I love seeing the inner workings of a toddler’s mind clicking over. The conversation this morning went something like this…
Me: “Mmmm.. a car?” (Not really sure where we are going with this yet!)
Immy: “Red” (Though it sounded more like ‘wed’)
Me: “Oh, a red car, yes, Grandma’s car?” (My Mum drives a red car and Immy LOVES it)
Immy: Murmers a sound that indicates she agrees, pauses then “Gone”
Me: “Yes, Grandma’s red car is gone.” (My Mum is trading in her red car for a new one today)
Me: “Yes, Grandma’s new car is black.” (Which it is)
Immy: “BRRRROOOOOOM!” (Yes, I am sure it will be doing just that!)
Immy is adding new words to her vocabulary daily now and is also beginning to share information, and initiate and engage in conversation (like the one above). Although she used only single words in her responses, she was clearly linking ideas and choosing the words that she thought would tell me what I needed to know.
It is important to engage in conversation with babies and toddlers, and such a delight as a parent when they begin to engage you back, both with babbles as babies and with words once they are speaking. With early talkers, parents can encourage further speech development by;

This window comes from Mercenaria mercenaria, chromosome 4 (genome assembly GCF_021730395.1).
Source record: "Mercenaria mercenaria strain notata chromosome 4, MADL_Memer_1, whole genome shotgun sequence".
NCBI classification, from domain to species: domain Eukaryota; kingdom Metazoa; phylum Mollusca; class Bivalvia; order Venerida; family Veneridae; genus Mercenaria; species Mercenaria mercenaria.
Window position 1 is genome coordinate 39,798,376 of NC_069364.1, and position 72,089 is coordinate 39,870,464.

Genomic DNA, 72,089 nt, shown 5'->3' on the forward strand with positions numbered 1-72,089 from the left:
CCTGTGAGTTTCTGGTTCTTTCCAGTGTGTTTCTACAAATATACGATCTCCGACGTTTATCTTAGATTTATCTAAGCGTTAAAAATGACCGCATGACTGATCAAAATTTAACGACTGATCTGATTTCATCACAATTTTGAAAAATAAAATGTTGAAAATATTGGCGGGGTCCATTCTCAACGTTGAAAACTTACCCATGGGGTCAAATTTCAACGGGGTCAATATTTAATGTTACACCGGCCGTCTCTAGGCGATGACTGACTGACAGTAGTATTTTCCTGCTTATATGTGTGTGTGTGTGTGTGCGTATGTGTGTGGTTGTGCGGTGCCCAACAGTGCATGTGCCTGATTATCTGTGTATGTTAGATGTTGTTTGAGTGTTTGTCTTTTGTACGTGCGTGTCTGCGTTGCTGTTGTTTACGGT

- Talking often with them.
- Not being overly concerned with correcting punctuation, instead repeating the word in its correct form back to the child in their own responses, “You would like me to pass you the ball?”
- Introduce your child to new words by using a rich vocabulary and introducing new words to the conversation in your responses, “You would like me to pass you the big, red ball?”
- Read, read, read often to your child.
- Paying attention to your child’s words, gestures and body language as they talk to you will help you to correctly interpret what they are trying to communicate, hopefully reducing the likelihood that they will become frustrated as you don’t understand.
- Remember that although they understand more than they can speak themselves, they may still not understand everything you tell them. Try re-phrasing or changing your one of voice when your child appears confused or uncertain.
And, learn to become a good listener. That way nothing will get lost in translation!